Trail Running: Sprain-Proof Your Ankles by Gaining The Right Balance
It’s finally getting to be the time of year when dirt trails are clearing off, meaning that trail runners, cross country athletes, and anyone else who enjoys running over more challenging terrain on occasion will be hitting the trails soon.
While running on trails has a number of advantages, one drawback is that you are likely at a greater risk for sustaining an ankle sprain than if you stuck to the roads (though road runners are no stranger to sprains either, given the abundance of rocks, ruts, potholes, and curbs on the roads).
More problematically, once you’ve sustained one ankle sprain, you are at a higher risk for sustaining another.
Ankle sprain: never underestimate it
Though ankle sprains are often dismissed as a minor injury that takes care of itself, the scientific literature shows otherwise.
In one representative study by M.S. Yeung and colleagues at the Hong Kong Sports Institute, a survey of recreational and competitive athletes found that 73% had suffered from multiple ankle sprains, and more significantly, 59% of these reported recurrent problems like ankle pain, instability, crackling sounds in the joint, and weakness.
While this survey was of athletes among many sports, other studies suggest that there is no shortage of runners who get ankle sprains either.
The injury process
The initial injury process in an ankle sprain usually involves encountering an unexpected change in surface which “tips” the ankle to one side or another, injuring the ligaments. The commonality of recurrent problems, particularly ankle instability, seems to increase the risk for additional ankle sprains in the future, causing a feedback loop where smaller jarring impacts at the ankle become more likely to induce a sprain. This can lead to running on uneven surfaces or making diagonal, cutting motions very difficult, even when you have recovered.
Studies also indicate that suffering ankle sprains appears to affect your body’s ability to perceive ankle motion and maintain your balance.
A 1988 study by Stanley Garn and Roberta Newton is a good example—30 subjects from the US Naval Academy with a history of two or more sprains of one ankle were tested on their ability to maintain a single-leg balance stance and their ability to discern small movements at the ankle joint. The majority of the subjects were substantially worse at balancing and perceiving ankle motion on their “bad side” (the one which had suffered the recurrent ankle sprains) when compared to their other side.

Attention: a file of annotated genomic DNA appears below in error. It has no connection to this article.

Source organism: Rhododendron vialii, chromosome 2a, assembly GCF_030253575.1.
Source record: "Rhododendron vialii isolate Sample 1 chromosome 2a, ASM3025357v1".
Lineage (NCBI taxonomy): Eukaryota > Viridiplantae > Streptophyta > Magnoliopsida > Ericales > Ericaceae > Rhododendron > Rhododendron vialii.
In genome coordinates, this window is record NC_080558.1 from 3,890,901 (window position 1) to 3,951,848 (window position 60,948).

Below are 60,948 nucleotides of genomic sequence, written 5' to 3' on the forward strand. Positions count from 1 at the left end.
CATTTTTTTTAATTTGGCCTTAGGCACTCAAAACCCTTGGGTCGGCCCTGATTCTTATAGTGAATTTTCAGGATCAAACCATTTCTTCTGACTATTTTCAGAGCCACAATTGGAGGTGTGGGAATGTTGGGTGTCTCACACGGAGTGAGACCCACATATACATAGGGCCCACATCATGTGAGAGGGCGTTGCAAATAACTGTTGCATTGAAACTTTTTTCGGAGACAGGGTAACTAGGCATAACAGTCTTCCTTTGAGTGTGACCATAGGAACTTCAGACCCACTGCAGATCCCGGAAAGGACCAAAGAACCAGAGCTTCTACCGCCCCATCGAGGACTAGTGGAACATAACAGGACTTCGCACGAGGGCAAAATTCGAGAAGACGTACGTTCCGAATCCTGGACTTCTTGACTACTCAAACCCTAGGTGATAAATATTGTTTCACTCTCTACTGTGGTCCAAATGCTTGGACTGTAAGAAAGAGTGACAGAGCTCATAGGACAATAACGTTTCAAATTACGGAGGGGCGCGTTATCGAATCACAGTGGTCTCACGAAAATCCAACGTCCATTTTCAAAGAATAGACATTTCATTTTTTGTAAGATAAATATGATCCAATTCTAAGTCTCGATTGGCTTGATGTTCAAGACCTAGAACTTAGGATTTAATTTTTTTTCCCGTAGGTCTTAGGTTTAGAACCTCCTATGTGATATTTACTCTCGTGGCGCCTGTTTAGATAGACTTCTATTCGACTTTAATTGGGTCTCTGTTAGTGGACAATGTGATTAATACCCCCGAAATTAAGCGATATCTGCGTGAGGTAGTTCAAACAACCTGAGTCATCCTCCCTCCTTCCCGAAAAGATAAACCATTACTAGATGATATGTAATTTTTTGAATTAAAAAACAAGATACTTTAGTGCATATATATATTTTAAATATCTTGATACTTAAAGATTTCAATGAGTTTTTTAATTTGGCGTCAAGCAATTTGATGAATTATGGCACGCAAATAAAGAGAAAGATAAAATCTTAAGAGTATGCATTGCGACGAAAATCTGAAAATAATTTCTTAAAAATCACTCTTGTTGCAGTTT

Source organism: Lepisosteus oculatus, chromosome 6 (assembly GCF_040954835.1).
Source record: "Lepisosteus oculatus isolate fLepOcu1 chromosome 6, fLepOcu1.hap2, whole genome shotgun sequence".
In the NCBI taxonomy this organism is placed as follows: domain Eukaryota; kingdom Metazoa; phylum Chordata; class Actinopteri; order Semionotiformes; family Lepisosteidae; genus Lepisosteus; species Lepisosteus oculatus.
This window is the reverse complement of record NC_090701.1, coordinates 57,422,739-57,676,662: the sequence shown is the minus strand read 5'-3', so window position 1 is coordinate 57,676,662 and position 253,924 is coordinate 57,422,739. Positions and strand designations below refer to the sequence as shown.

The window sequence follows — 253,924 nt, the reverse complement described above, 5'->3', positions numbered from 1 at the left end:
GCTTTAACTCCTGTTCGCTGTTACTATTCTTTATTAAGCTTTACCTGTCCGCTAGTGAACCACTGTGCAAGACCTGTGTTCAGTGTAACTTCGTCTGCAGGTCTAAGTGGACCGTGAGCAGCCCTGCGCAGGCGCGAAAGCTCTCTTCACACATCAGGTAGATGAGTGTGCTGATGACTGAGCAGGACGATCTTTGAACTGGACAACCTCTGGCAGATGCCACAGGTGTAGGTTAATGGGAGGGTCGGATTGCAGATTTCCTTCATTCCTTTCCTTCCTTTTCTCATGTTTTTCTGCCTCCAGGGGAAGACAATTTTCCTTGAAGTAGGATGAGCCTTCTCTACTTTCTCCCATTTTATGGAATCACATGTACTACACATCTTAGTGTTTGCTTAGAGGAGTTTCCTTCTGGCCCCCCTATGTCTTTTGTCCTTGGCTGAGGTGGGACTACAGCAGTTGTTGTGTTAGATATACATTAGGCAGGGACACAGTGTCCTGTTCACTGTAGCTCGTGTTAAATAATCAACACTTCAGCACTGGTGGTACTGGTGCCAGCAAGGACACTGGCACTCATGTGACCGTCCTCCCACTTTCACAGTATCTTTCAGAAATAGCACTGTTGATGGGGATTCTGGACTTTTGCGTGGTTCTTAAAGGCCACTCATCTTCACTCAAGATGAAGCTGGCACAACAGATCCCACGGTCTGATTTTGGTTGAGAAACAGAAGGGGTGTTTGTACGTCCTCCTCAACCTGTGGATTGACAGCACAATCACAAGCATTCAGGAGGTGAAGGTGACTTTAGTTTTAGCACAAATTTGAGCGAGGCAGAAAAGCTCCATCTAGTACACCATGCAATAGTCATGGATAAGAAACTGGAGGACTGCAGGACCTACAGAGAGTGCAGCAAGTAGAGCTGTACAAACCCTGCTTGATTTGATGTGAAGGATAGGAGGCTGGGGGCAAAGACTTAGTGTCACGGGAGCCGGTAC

Know the risks
Fortunately, there is some good scientific evidence that some simple balance training can reduce the risk of sustaining ankle sprains. Two similar studies published within the last 10 years demonstrate this.
The first, conducted by Timothy McGuine and James Keene at the University of Wisconsin, tested a balance-training program on a group of several hundred high school soccer and basketball athletes during their sports seasons. Below is the outline:
- The balance exercises began with two weeks of single-leg balance variants (basic balancing, single-leg squats, movement of the raised leg) on flat ground, first with the eyes open, then in the next week, closed.
- In the third and subsequent weeks, these same types of exercises were repeated on a balance board (or “wobble board”), a platform with a domed bottom to increase instability.
- Each exercise was done for 30 seconds on each leg five times per week. Among the athletes in the control group (which did not do a balance program), 9.9% suffered an ankle sprain, compared to only 6.1% of the athletes who did do the balance program.
Additionally, as we would expect, the results showed that subjects who had suffered an ankle sprain in the past were twice as likely to suffer another one during the study. When the authors excluded subjects with a history of previous ankle sprains, the athletes who did the balance program were still less likely to suffer from an ankle sprain, though this finding just barely failed to reach statistical significance.
Based on this, it seems that balance training, while helpful for healthy athletes, is more beneficial for those who have suffered an ankle sprain in the past.
This finding was confirmed in the second study, published by Evert Vergahen and others in Amsterdam. Using a similar approach as McGuine and Keene, Vergahen et al. followed 116 volleyball players during their competitive season. Like in the previous paper, half the subjects followed a balance training program for several weeks, with the other half serving as a control group.
At the conclusion of the study, the subjects in the experimental group had suffered significantly fewer ankle sprains, but unlike in the McGuine and Keene study, this finding only held for athletes with a history of ankle sprains.
So, while there is some evidence that a healthy runner might benefit from doing single-leg balance training to reduce the risk of an ankle sprain, the most important finding in the papers we’ve reviewed is:
Runners who have already suffered ankle sprains in the past should definitely be doing balance training several times a week.
You can begin by following these few simple procedure:
- Balancing on one leg on flat ground
- Progressing later to doing squats and leg-swings first with your eyes open
- Performing the prior exercise with your eyes closed.
- Moving to an unstable surface like a wobble board to increase the difficulty as you improve.
Doing these kinds of exercises will improve your balance and hopefully allow you to dodge the problems associated with recurrent ankle sprains, especially if you are a trail or cross-country runner.